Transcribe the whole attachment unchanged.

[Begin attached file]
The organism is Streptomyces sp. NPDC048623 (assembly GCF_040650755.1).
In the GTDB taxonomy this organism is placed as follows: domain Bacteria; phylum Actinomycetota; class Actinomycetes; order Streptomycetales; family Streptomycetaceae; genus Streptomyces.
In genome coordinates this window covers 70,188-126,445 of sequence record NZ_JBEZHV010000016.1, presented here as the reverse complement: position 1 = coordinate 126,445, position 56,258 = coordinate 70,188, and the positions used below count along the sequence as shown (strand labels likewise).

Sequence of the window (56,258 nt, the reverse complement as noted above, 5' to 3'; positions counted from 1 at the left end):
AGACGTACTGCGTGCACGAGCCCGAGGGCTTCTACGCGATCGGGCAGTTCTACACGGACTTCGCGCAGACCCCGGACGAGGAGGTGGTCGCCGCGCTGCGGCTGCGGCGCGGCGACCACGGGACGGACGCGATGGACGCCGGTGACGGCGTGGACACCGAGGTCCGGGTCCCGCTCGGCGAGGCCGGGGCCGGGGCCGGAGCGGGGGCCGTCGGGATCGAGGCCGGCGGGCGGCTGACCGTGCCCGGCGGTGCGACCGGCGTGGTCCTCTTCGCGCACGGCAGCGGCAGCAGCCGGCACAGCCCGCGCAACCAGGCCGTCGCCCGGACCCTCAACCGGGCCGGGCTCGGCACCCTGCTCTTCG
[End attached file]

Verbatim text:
The organism is Streptomyces sp. NPDC048623 (assembly GCF_040650755.1).
In the GTDB taxonomy this organism is placed as follows: domain Bacteria; phylum Actinomycetota; class Actinomycetes; order Streptomycetales; family Streptomycetaceae; genus Streptomyces.
In genome coordinates this window covers 70,188-126,445 of sequence record NZ_JBEZHV010000016.1, presented here as the reverse complement: position 1 = coordinate 126,445, position 56,258 = coordinate 70,188, and the positions used below count along the sequence as shown (strand labels likewise).

Sequence of the window (56,258 nt, the reverse complement as noted above, 5' to 3'; positions counted from 1 at the left end):
AGACGTACTGCGTGCACGAGCCCGAGGGCTTCTACGCGATCGGGCAGTTCTACACGGACTTCGCGCAGACCCCGGACGAGGAGGTGGTCGCCGCGCTGCGGCTGCGGCGCGGCGACCACGGGACGGACGCGATGGACGCCGGTGACGGCGTGGACACCGAGGTCCGGGTCCCGCTCGGCGAGGCCGGGGCCGGGGCCGGAGCGGGGGCCGTCGGGATCGAGGCCGGCGGGCGGCTGACCGTGCCCGGCGGTGCGACCGGCGTGGTCCTCTTCGCGCACGGCAGCGGCAGCAGCCGGCACAGCCCGCGCAACCAGGCCGTCGCCCGGACCCTCAACCGGGCCGGGCTCGGCACCCTGCTCTTCG